Similar Findings

The study conducted by Amr Molla, assistant professor and dermatology consultant at Saudi German Hospital in Madinah, Saudi Arabia, and his colleagues, reflected themes found in similar studies, such as that published by Rosmarin et al last month. Their study found a high patient burden reported by dermatologists and their patients with vitiligo, including psychosocial and psychological consequences.2 Another study, also conducted out of Saudi Arabia, concluded that vitiligo has a “substantial negative psychological impact” on patients, reported a prevalence of depressive symptoms of 30.9%. The researchers behind this study noted that although this is still high, they recognized quality of life and depressive symptoms scores have improved over the years in Saudi Arabia. They suggested this may be due to increased public awareness and education, recommending further social awareness campaigns may continue this trend of improvement.3

Conclusion and Future Research

Overall, the study investigators concluded that they found a notably high prevalence of depression in patients with vitiligo. Researchers noted the findings underscore the psychological impact of vitiligo, “reinforcing the need for comprehensive treatment approaches that address both the dermatological and psychological aspects of the disorder.” They suggested that future research should focus on longitudinal studies to investigate the causative mechanisms between vitiligo and depression, and evaluate the effectiveness of integrated treatment strategies.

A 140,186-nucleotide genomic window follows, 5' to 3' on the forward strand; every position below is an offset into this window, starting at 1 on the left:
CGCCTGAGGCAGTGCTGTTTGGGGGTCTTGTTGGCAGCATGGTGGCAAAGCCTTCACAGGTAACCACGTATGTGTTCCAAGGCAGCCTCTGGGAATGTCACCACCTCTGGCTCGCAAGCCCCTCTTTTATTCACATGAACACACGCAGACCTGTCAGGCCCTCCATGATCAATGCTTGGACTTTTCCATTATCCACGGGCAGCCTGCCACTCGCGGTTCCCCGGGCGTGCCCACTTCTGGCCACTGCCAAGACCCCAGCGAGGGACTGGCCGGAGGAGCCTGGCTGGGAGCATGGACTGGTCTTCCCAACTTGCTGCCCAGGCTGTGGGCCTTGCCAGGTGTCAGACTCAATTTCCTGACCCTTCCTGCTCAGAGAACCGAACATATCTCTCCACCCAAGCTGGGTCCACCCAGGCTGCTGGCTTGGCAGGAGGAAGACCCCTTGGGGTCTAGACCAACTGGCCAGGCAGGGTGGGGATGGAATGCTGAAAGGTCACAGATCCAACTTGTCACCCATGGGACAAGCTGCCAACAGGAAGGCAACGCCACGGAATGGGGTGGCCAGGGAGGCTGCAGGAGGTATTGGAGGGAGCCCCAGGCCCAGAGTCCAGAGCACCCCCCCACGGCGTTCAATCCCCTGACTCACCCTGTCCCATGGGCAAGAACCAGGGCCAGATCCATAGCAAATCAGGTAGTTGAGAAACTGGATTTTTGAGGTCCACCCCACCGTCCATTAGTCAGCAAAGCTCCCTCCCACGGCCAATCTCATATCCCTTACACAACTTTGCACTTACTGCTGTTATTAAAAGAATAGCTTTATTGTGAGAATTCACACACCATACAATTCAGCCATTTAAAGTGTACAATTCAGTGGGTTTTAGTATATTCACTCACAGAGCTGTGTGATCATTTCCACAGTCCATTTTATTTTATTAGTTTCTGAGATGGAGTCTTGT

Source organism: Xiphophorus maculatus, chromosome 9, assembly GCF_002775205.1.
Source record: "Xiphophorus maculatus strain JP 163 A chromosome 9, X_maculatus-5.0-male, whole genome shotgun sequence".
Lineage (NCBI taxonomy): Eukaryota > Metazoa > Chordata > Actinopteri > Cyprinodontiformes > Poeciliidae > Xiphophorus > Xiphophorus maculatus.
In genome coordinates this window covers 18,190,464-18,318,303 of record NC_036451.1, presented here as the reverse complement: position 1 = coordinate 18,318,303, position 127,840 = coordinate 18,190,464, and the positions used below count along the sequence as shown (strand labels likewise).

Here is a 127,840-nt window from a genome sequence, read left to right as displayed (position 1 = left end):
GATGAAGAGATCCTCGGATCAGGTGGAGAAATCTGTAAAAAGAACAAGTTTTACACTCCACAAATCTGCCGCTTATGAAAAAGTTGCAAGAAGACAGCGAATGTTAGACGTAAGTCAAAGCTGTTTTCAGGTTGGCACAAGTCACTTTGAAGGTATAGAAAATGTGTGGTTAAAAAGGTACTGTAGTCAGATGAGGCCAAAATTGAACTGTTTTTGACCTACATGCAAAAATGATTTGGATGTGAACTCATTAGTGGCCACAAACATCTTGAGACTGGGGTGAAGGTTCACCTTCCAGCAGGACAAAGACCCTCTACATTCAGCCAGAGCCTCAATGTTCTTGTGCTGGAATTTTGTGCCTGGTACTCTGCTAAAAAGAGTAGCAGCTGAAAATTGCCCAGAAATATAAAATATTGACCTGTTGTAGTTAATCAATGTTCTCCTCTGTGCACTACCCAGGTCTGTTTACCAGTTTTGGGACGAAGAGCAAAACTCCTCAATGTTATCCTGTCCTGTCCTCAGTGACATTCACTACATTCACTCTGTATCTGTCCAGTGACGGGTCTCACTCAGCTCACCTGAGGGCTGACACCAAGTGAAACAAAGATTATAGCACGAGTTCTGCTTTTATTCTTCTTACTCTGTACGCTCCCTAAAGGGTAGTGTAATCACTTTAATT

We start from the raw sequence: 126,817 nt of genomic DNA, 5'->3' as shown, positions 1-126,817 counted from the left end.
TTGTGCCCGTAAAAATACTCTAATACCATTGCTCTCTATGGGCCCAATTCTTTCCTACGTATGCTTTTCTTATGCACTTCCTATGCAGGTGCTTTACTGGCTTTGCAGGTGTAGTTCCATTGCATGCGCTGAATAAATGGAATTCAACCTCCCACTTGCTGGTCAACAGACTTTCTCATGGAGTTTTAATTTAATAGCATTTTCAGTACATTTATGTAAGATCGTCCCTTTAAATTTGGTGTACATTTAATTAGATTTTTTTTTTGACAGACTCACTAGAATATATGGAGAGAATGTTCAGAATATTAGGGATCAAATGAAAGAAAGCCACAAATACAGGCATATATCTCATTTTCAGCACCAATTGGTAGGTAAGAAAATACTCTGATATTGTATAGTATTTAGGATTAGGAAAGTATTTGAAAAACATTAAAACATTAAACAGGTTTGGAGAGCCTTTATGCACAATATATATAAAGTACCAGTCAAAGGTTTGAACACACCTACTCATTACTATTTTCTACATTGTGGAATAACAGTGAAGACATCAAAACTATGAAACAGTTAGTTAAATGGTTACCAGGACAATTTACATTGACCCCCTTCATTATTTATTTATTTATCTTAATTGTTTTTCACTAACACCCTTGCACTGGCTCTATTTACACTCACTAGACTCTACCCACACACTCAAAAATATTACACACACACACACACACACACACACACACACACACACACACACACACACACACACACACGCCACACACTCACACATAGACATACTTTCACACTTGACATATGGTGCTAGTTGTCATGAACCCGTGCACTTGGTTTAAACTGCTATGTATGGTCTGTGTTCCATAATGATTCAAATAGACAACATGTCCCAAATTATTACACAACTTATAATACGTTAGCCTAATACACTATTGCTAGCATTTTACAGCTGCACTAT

References

  1. Molla A, Jannadi R, Alayoubi H, et al. Assessing the relationship between vitiligo and major depressive disorder severity: a cross-sectional study. JMIR Dermatol. Published online June 18, 2024. doi:10.2196/60686
  2. Rosmarin D, Lofland JH, Marwaha S, et al. Patient burden of nonsegmental vitiligo: a US real-world survey of dermatologists and their patients. Dermatol Ther (Heidelb). 2024;14(6):1531-1546. doi:10.1007/s13555-024-01165-5
  3. Alkhowailed M, Alotaibi HM, Alshwieer MA, et al. The psychological impact of vitiligo in Saudi Arabia. Cureus. 2023;15(8):e43767. Published 2023 Aug 19. doi:10.7759/cureus.43767
Recent Videos
Andrew Alexis, MD, MPH, an expert on vitiligo
Andrew Alexis, MD, MPH, an expert on vitiligo
Andrew Alexis, MD, MPH, an expert on vitiligo
Latanya Benjamin, MD, FAAD, FAAP, an expert on vitiligo
Latanya Benjamin, MD, FAAD, FAAP, an expert on vitiligo
Latanya Benjamin, MD, FAAD, FAAP, an expert on vitiligo
Latanya Benjamin, MD, FAAD, FAAP, an expert on vitiligo
Anthony Nuara, MD, PhD, an expert on vitiligo
Anthony Nuara, MD, PhD, an expert on vitiligo
Anthony Nuara, MD, PhD, an expert on vitiligo
© 2024 MJH Life Sciences

All rights reserved.